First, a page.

July 22, 2004
"We the Media": The Dismantling of Big Media's Monopoly on the News
Sebastopol, CA--For the first time, bloggers have been awarded press
credentials to cover the national political conventions. That's a harbinger
of bigger changes in the media landscape, according to nationally known
columnist Dan Gillmor. His new book, We the Media: Grassroots
Journalism by the People, for the People, tells the story of the grassroots
journalists--including bloggers--who are dismantling Big Media's monopoly
on the news. Through Internet-fueled, interactive vehicles like weblogs,
these readers-turned-reporters are transforming the news from a lecture to
a conversation. They're publishing in real time to a worldwide audience that's
eager to read their independent, unfiltered reports. And the impact of their
work is just beginning to be felt by professional journalists and the
newsmakers they cover. We the Media sheds light on this deep shift in
how we make--and consume--the news.
We the Media is essential reading for all participants in the news
cycle:Consumers learn how they can become producers of the news. Gillmor
lays out the tools of the grassroots journalist's trade, including personal
web journals (called weblogs or blogs), Internet chat groups, email, and
cell phones. He also illustrates how, in this age of media consolidation
and diminished reporting, to "roll your own" news, drawing from the array
of sources available online and even over the phone.
Newsmakers--politicians, business executives, celebrities--get a
wake-up call. The control that newsmakers enjoyed in the top-down world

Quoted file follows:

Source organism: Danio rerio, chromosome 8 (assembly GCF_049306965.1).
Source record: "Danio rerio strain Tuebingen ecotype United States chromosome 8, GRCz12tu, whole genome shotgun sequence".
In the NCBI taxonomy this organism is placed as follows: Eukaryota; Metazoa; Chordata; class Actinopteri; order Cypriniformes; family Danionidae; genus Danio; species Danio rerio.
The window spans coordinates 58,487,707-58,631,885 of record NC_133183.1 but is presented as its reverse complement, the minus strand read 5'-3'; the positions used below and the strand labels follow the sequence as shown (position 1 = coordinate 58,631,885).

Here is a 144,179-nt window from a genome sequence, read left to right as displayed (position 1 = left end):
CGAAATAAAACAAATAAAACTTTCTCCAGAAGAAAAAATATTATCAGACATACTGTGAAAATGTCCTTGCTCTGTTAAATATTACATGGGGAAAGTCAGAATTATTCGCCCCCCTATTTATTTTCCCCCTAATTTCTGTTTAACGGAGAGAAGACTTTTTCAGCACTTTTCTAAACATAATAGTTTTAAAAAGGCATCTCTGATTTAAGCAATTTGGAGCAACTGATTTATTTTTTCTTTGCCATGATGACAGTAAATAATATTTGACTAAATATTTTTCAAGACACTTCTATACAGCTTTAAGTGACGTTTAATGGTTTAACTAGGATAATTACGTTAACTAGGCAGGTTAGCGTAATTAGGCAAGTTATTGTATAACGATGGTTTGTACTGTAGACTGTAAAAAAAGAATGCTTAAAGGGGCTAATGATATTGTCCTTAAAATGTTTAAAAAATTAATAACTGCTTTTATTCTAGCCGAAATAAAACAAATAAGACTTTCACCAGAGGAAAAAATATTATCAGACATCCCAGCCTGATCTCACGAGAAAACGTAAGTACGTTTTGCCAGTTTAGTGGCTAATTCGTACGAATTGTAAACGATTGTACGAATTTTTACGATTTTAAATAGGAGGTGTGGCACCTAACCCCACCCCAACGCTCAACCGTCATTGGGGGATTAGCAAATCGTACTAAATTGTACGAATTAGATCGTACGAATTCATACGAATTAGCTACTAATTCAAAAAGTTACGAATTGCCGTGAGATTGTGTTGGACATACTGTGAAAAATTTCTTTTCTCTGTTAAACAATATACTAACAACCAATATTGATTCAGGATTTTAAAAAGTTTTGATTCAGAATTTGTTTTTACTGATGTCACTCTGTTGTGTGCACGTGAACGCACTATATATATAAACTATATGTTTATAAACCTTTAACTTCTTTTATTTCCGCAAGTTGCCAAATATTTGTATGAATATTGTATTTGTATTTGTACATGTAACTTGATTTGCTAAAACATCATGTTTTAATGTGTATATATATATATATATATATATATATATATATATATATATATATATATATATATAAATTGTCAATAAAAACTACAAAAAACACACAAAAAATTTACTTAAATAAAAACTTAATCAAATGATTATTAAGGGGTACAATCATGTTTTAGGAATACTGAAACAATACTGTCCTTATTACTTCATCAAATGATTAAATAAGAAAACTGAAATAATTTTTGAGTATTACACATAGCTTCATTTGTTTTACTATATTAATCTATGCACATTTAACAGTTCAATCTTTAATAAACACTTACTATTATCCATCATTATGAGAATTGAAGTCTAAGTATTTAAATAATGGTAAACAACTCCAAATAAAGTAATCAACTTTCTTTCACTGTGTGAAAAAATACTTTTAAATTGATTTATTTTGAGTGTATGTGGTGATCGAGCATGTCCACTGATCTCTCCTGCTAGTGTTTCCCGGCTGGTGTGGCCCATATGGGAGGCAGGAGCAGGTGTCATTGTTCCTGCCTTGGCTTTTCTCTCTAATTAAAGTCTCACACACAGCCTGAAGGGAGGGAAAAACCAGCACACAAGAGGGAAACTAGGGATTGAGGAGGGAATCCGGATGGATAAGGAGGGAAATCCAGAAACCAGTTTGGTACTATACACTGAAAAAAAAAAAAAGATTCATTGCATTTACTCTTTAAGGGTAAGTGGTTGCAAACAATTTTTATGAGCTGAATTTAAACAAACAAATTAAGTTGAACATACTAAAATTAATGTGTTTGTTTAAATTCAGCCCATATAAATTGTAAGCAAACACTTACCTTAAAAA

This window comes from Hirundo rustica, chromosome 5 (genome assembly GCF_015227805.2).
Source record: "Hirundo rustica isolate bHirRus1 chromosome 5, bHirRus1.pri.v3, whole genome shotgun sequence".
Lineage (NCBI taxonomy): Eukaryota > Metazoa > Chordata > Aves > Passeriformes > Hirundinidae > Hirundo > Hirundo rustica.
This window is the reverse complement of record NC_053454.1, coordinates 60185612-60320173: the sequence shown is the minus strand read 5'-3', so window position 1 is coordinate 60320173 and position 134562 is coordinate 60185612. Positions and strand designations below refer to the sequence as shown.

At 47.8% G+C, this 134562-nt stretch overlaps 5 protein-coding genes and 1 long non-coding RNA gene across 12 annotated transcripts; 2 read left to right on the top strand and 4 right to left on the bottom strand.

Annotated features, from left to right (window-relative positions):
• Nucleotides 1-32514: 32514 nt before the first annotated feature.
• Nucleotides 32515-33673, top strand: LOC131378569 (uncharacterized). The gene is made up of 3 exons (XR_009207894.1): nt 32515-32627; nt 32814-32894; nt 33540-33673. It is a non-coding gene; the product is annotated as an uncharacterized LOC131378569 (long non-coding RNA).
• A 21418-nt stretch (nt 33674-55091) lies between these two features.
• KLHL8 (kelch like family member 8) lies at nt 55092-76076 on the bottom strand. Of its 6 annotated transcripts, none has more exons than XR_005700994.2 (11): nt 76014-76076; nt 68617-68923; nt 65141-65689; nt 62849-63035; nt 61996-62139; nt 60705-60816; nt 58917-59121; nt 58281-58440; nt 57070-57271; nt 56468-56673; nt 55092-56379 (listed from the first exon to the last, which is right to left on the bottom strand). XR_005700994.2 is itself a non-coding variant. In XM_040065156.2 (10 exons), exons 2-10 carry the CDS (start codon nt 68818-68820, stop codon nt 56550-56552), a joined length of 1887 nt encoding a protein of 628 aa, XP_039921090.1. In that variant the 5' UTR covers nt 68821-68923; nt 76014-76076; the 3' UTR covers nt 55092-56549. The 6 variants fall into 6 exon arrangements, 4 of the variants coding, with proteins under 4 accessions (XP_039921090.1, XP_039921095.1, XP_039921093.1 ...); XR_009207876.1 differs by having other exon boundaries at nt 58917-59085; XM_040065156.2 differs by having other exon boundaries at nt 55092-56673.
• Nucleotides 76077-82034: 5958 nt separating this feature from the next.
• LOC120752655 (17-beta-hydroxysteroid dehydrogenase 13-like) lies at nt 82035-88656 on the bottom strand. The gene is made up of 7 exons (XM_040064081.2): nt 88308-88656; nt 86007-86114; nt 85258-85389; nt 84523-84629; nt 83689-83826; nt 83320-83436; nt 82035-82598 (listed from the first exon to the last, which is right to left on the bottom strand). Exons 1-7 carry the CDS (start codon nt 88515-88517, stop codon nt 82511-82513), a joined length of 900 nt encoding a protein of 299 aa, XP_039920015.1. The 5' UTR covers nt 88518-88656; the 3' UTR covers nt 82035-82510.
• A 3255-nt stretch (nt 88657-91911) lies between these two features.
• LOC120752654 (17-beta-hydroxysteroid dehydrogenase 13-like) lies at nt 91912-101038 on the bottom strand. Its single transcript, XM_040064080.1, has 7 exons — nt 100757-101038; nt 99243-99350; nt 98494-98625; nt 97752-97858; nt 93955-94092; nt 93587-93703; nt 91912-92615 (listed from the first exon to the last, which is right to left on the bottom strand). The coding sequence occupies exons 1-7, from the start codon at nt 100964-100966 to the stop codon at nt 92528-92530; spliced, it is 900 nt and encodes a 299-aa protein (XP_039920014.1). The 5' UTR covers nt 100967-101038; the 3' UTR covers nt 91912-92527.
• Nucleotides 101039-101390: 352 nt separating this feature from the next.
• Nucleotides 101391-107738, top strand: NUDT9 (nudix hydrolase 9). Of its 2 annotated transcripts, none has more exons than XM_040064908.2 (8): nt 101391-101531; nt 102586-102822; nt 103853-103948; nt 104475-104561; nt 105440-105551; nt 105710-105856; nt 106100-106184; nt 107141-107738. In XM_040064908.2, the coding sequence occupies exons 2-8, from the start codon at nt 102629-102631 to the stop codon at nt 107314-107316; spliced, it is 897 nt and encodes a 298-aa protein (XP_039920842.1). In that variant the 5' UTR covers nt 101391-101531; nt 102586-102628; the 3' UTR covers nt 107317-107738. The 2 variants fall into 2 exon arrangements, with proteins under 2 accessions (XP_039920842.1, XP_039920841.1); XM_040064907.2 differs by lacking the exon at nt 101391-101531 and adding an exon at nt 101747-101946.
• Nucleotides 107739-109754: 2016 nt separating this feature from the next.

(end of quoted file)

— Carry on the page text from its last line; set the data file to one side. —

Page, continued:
of Big Media is seriously undermined in the Internet Age. Gillmor shows
newsmakers how to successfully play by the new rules and shift from
"control" to "engagement."
Journalists discover that the new grassroots journalism presents
opportunity as well as challenge to their profession. One of the first
mainstream journalists to have a blog, Gillmor says, "My readers know more
than I do, and that's a good thing." In We the Media, he makes the case
to his colleagues that, in the face of a plethora of Internet-fueled news
vehicles, they must change or become irrelevant.
At its core, We the Media is a book about people. People like Glenn
Reynolds, a law professor whose blog postings on the intersection of
technology and liberty garnered him enough readers and influence that he
became a source for professional journalists. Or Ben Chandler, whose upset
Congressional victory was fueled by contributions that came in response to
ads on a handful of political blogs. Or Iraqi blogger Zayed, whose Healing
Irag blog (healingiraq.blogspot.com) scooped Big Media. Or "acridrabbit,"
who inspired an online community to become investigative reporters and
discover that the dying Kaycee Nichols' sad tale was a hoax. Give the
people tools to make the news, We the Media asserts, and they will.
Journalism in the 21st century will be fundamentally different from the
Big Media that prevails today. We the Media casts light on the future of
journalism, and invites us all to be part of it.
We the Media: Grassroots Journalism by the People, for the People
ISBN: 0-596-00733-7, 320 pages, $24.95 US, $36.95 CA
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